Customers may have a solicitor to advise with their legal affairs, they have a bank account, a mortgage and a credit card. They may have some sort of hire purchase or a car loan. They may invest in a pension fund or buy shares for investment purposes. These transactions will more than likely be transacted through a number of different institutions for which your business may be one.
Some sectors are at a higher risk than others, for example banking, bureau de change and money transmitters could actually handle and process transactions that contain the physical proceeds of crime. In contrast solicitors and accountants do not usually handle clients’ monies but are more likely to become involved in schemes to legitimise clients’ affairs. Yet the client account facilities of these type of firms are an attractive target to a money launderer.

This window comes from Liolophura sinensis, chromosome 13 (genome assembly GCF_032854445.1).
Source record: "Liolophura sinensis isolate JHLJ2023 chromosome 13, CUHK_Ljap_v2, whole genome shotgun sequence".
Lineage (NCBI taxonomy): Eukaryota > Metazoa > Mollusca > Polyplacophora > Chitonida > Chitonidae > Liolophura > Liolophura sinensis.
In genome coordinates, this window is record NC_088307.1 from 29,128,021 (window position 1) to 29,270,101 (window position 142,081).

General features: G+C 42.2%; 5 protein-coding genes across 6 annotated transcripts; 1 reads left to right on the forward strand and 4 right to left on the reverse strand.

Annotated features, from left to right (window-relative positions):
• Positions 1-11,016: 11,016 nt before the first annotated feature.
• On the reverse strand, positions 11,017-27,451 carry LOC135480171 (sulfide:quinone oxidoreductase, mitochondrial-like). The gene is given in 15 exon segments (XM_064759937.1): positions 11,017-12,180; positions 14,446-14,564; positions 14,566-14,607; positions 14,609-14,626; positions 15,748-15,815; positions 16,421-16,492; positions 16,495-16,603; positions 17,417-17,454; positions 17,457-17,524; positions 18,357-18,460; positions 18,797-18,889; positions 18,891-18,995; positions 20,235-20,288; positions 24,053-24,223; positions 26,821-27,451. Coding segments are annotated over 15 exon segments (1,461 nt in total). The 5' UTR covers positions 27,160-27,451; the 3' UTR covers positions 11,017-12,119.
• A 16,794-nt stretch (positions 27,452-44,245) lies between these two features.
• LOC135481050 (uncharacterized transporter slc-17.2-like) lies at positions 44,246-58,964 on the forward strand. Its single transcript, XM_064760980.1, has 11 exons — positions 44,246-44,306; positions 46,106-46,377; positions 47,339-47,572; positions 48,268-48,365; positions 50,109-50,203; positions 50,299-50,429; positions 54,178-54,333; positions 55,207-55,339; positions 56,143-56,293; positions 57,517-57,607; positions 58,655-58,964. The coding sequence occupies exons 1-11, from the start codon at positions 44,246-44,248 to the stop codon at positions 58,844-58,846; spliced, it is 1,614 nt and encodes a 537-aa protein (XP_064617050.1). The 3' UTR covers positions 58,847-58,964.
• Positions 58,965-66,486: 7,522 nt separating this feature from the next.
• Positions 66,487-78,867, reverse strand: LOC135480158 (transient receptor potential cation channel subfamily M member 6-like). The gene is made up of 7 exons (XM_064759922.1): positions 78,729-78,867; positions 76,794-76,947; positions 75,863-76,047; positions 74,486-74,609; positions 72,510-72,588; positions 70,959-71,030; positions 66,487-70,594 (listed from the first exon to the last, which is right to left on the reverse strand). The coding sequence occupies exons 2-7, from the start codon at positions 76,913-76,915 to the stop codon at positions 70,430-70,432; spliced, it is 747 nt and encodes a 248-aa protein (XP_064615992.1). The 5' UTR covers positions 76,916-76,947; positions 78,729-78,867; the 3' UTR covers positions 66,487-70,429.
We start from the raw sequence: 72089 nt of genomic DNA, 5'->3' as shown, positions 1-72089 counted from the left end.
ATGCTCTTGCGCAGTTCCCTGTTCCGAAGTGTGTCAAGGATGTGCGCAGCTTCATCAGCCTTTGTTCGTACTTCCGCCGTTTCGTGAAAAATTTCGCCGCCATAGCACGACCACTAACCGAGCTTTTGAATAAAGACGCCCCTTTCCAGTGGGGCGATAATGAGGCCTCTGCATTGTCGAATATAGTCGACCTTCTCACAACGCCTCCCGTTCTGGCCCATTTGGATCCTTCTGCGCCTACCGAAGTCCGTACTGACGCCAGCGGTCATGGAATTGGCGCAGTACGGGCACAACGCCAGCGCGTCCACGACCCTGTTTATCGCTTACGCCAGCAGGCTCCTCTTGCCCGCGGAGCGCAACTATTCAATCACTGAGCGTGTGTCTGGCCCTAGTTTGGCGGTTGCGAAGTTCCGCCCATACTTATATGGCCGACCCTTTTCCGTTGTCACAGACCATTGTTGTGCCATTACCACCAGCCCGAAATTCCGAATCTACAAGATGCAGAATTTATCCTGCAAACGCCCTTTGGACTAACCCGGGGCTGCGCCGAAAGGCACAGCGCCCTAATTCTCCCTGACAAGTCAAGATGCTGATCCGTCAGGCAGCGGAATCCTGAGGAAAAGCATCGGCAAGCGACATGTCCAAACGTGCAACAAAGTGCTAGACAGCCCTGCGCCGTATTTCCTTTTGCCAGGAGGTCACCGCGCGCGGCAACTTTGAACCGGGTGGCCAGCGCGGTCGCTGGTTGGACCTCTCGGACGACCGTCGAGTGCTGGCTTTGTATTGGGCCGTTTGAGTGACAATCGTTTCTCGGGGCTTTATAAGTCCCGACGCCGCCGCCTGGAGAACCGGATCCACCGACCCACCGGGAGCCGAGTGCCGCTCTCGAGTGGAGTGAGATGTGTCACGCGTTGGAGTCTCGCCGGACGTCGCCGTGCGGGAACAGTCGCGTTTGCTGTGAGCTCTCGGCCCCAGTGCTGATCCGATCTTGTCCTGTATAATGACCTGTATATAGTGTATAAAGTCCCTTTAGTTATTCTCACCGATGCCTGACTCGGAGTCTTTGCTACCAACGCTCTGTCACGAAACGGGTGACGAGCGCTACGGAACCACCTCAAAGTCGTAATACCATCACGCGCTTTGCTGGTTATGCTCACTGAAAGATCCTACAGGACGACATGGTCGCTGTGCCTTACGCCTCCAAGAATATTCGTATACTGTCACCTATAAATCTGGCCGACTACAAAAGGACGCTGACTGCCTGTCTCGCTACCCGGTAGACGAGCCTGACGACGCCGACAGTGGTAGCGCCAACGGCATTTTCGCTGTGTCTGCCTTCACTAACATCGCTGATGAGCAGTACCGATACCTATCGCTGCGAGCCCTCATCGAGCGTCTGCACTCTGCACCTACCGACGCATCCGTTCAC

This highlights that our customers’ affairs are being looked at by many different entities at different times which have a different type of relationship with the customer. This can mean many entities guarding against the unusual or suspicious activity in the customers affairs from different perspectives and at different times. This is one of the strengths of the anti-money laundering regime.
Section 2: Self assessment. You should have grasped an understanding of the Regulated Sector.
- Do you know the types of activities included in the UK Regulated sector?
- Do you understand about potential links between these activities to customer behaviour?
- Do you understand why the activities of your particular firm are within the regulated sector?